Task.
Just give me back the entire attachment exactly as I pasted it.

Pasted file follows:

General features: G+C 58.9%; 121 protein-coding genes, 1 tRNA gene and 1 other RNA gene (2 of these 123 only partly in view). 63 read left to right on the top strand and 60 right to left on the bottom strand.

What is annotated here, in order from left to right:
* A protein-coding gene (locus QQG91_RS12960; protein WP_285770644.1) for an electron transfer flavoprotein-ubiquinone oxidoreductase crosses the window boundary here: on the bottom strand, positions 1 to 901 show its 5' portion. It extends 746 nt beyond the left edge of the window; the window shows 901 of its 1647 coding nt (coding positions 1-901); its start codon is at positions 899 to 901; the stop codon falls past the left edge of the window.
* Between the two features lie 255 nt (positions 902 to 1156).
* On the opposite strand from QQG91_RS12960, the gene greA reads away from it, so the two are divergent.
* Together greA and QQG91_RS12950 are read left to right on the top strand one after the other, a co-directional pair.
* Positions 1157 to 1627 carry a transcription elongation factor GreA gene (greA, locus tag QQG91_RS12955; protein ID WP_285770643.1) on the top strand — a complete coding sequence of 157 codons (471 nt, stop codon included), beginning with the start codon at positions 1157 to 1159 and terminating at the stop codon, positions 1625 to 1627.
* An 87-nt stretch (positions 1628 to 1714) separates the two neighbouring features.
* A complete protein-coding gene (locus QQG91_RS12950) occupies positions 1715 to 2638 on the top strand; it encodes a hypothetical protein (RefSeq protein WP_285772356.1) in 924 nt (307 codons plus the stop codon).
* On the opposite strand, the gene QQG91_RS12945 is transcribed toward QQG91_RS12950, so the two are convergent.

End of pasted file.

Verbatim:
General features: G+C 58.9%; 121 protein-coding genes, 1 tRNA gene and 1 other RNA gene (2 of these 123 only partly in view). 63 read left to right on the top strand and 60 right to left on the bottom strand.

What is annotated here, in order from left to right:
* A protein-coding gene (locus QQG91_RS12960; protein WP_285770644.1) for an electron transfer flavoprotein-ubiquinone oxidoreductase crosses the window boundary here: on the bottom strand, positions 1 to 901 show its 5' portion. It extends 746 nt beyond the left edge of the window; the window shows 901 of its 1647 coding nt (coding positions 1-901); its start codon is at positions 899 to 901; the stop codon falls past the left edge of the window.
* Between the two features lie 255 nt (positions 902 to 1156).
* On the opposite strand from QQG91_RS12960, the gene greA reads away from it, so the two are divergent.
* Together greA and QQG91_RS12950 are read left to right on the top strand one after the other, a co-directional pair.
* Positions 1157 to 1627 carry a transcription elongation factor GreA gene (greA, locus tag QQG91_RS12955; protein ID WP_285770643.1) on the top strand — a complete coding sequence of 157 codons (471 nt, stop codon included), beginning with the start codon at positions 1157 to 1159 and terminating at the stop codon, positions 1625 to 1627.
* An 87-nt stretch (positions 1628 to 1714) separates the two neighbouring features.
* A complete protein-coding gene (locus QQG91_RS12950) occupies positions 1715 to 2638 on the top strand; it encodes a hypothetical protein (RefSeq protein WP_285772356.1) in 924 nt (307 codons plus the stop codon).
* On the opposite strand, the gene QQG91_RS12945 is transcribed toward QQG91_RS12950, so the two are convergent.